Rep. Roger Goodman's bill would mandate legal representation for kids. Credit: rogergoodman.org
Three years ago, then-15-year-old Zipporah Williamson went into foster care. She was lost, confused, ready to run away.
Then the King County court system assigned her a lawyer. He talked her out of bolting. Zipporah stuck it out. Now she wants the state to provide attorneys for all foster kids in the court system, and she traveled to Olympia to make that case to state legislators.
“I felt like I had more control because I had an attorney,” Zipporah told the House Judiciary Committee. “I had someone to talk to who was completely on my side. Kids should have an attorney. If not, those kids wouldn't have a voice."
The bill she is advocating for would require the state to appoint legal counsel for any child in any court matter after that child has been removed from his or her parents. The 2014 iteration is a revised version of the stalled bill which was introduced in 2013 by Rep. Roger Goodman, D-Kirkland.
Goodman’s proposed legislation would have required the state to provide kids, including foster kids, with an attorney in family court matters after the child's parents have had their parental rights terminated. Right now, the appointment of attorneys in such cases is based on a judge’s discretion, and it varies across the state. King County appoints an attorney for children 12 and older; the Benton-Franklin county system for kids eight and older; judges in several counties don't appoint attorneys for kids at all.
Washington ranks close to last in the nation when it comes to ensuring that children whose parents' rights have been terminated get access to an attorney. By contrast, kids in Massachusetts have the right to legal representation at birth.
"The current system is fragmented; it differs by county,” said Jim Theofelis, executive director of The Mockingbird Society, who wants the legislation tweaked to require extra attorney training and a limit on the number of caseloads per lawyer.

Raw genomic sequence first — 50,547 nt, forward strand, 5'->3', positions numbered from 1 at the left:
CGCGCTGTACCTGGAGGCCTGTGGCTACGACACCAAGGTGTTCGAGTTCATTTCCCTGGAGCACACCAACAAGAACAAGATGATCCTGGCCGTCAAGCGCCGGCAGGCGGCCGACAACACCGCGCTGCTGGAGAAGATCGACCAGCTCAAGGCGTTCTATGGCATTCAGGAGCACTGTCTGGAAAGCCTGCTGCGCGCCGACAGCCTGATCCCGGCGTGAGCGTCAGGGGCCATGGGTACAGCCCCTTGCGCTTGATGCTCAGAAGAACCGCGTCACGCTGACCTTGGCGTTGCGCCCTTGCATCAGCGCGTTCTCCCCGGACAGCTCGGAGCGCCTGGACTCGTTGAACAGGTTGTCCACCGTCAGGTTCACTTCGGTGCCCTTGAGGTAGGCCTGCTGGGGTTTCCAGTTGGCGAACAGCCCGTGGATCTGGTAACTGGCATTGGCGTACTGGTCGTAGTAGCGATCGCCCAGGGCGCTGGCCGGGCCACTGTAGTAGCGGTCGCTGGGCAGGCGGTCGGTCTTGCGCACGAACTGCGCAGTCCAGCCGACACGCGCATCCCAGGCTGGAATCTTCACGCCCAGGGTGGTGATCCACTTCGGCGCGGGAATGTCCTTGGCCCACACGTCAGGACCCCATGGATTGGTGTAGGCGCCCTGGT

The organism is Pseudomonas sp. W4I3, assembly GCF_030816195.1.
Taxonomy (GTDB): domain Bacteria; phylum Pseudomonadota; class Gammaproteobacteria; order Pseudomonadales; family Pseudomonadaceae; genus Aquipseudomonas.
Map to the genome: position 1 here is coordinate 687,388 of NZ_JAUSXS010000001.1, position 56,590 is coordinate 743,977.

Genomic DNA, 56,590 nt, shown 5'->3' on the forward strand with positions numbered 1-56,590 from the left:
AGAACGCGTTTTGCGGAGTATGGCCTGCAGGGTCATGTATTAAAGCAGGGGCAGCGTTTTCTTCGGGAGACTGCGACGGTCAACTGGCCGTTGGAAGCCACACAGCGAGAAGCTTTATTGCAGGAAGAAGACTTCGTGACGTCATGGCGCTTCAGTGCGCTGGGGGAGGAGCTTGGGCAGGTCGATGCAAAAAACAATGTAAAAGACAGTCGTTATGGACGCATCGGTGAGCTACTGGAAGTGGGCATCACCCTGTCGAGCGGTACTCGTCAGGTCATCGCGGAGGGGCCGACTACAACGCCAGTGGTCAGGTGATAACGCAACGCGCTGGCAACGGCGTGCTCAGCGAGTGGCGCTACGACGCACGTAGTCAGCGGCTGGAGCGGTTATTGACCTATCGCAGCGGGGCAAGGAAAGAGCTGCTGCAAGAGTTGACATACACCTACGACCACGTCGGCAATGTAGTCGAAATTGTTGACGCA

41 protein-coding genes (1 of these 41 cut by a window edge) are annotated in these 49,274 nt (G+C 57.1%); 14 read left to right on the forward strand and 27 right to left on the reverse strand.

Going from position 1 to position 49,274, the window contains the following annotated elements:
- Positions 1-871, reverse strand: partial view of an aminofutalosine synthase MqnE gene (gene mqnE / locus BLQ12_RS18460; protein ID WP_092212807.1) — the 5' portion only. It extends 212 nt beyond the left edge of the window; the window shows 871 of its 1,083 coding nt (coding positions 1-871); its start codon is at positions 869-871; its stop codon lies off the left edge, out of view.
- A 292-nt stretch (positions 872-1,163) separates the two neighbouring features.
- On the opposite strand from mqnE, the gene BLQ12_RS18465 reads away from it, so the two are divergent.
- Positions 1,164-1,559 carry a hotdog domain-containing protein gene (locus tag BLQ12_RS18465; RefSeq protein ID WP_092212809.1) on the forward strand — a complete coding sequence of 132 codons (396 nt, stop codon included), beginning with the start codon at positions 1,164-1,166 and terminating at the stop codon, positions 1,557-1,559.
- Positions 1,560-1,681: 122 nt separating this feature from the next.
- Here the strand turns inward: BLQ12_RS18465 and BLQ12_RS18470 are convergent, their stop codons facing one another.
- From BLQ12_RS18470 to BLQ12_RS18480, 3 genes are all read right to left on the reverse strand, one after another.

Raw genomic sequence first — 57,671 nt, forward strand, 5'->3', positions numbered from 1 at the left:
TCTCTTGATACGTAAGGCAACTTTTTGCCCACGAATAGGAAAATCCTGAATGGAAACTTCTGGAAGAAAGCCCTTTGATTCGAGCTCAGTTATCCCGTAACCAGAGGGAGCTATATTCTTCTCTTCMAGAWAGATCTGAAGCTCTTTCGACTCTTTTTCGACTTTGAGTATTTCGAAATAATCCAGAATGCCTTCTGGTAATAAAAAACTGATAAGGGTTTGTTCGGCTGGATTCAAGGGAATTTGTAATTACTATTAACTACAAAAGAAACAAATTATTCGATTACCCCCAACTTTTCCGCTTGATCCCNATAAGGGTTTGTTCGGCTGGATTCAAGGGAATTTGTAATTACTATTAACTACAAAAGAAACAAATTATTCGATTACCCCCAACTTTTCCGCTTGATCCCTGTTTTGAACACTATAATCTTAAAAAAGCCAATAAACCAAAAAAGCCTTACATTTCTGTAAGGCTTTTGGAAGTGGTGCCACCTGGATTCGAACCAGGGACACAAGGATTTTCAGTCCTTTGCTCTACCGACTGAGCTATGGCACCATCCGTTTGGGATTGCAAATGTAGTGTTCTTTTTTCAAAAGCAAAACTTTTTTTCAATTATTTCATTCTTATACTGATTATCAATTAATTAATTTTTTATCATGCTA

Last session’s bill, including allowing a kid age 7 or older to request an attorney, passed the state House of Representatives 74-23. But the state Senate cut the mandatory language in Goodman’s bill, giving judges discretion over whether to appoint an attorney. The Senate also bumped the minimum age back up to 12. Thus modified, Goodman’s bill was kicked back to the House, where it sat untouched for the rest of the session.
Senate opposition to Goodman’s bill was led by Mike Carrell, the late Republican Senator from Lakewood in Pierce County. Carrell died during the last session when Pierce County officials testified against the bill, along with representatives from the Washington Association of Counties, the Washington Superior Court Judges Association and the Washington Association of Juvenile Court Administrators. Representatives from these associations and Pierce County did not testify last week.
Money was the reason for their opposition to Goodman's bill last year. One Pierce County official said that 330 kids in the county's court system fit the bill's criteria for mandatory legal representation. Providing lawyers for all of them would have cost the county an extra $500,000.
Goodman argued last week that providing attorneys for prospective and current foster children would actually save money in the long term because court cases would move through the system faster. In any event, his bill has the state covering 50 percent of the extra attorney costs. The bill also calls for two, two-year-long studies (April 1, 2015 to March, 3, 2017) in yet-to-be-selected counties that would measure the cost-effectiveness of this approach.
Meanwhile, representatives of the Washington Court Appointed Special Advocates (CASA), a non-profit legal aid organization, voiced concerns about the bill. Rae Sherk, executive director of the Grays Harbor CASA, wondered whether the state support promised in Goodman’s bill would come from other social programs, like CASA.
After all, argued Grays Harbor CASA volunteer Clyde Lulham, CASA advocates spend more time with the children than the attorneys.